Ag office: Watch for spots
BY ALYSSA MEIER
With much of the state still in a drought, insects that thrive in dry conditions are making their way into local gardens, and bringing a deadly disease with them.
Tomato spotted wilt virus, a disease spread by insects, is growing rapidly this year, according to McLean County Extension Ag Agent Calla Edwards. Edwards said the disease is carried by tiny insects called thrips, which flourish in drought-affected areas like North Dakota.
“They thrive in really warm, dry conditions, kind of like what we’ve had this summer,” Edwards said.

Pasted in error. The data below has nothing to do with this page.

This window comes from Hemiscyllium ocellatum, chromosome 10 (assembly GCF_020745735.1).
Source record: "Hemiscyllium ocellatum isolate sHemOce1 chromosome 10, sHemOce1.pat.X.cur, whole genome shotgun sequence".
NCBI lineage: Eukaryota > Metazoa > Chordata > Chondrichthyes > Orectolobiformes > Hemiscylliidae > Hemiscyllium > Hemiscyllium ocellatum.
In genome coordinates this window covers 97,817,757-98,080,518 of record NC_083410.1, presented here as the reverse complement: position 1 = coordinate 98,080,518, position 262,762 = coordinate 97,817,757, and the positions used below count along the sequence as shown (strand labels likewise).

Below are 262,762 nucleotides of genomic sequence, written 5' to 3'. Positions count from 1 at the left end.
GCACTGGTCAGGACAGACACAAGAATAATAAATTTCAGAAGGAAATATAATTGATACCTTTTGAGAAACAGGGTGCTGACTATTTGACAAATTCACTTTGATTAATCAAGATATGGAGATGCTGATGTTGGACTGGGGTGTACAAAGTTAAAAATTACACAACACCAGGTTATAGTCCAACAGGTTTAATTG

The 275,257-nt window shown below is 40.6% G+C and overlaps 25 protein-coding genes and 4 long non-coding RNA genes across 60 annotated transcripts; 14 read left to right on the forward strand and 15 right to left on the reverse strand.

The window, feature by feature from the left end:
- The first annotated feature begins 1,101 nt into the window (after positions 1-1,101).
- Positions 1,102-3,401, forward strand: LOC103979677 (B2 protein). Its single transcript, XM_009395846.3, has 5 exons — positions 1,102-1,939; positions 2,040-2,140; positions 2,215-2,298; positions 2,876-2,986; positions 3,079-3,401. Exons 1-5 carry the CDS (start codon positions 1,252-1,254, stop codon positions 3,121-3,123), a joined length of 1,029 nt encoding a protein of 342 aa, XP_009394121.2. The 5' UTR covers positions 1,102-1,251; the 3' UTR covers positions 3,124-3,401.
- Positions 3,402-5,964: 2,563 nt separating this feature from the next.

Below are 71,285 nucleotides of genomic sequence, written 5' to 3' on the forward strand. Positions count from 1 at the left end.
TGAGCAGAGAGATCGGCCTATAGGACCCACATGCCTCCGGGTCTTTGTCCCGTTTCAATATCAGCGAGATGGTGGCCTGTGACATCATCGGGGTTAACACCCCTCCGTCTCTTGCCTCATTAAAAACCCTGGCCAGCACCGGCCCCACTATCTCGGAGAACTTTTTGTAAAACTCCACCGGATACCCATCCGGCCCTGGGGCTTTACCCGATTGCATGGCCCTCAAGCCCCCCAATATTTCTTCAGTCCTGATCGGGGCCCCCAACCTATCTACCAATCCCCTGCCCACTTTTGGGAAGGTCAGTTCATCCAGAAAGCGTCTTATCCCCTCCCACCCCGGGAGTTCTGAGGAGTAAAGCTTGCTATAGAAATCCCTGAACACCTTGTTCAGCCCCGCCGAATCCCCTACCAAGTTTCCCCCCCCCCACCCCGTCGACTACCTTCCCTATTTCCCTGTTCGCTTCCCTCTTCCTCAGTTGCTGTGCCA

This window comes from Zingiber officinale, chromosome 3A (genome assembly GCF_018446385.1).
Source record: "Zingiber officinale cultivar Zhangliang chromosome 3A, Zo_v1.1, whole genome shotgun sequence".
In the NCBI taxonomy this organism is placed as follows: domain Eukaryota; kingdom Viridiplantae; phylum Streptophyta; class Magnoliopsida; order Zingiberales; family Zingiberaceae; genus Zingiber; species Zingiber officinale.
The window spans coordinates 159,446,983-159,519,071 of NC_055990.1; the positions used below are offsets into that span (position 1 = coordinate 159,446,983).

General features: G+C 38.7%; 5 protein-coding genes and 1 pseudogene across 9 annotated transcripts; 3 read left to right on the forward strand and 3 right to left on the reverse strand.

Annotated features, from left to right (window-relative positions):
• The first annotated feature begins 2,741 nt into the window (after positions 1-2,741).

Edwards said the thrips will feed on an infected plant, and then carry the virus to healthy plants and infecting them with TSWV. The disease affects both tomato and pepper plants, which then must be pulled out.
“Since it’s a virus, unfortunately there is nothing they can do once a plant gets infected,” Edwards said. “They just have to pull it out so it doesn’t infect the rest.”
Edwards said infected plants typically display wilted foliage, but that the biggest indicator of TSWV is the fruit itself.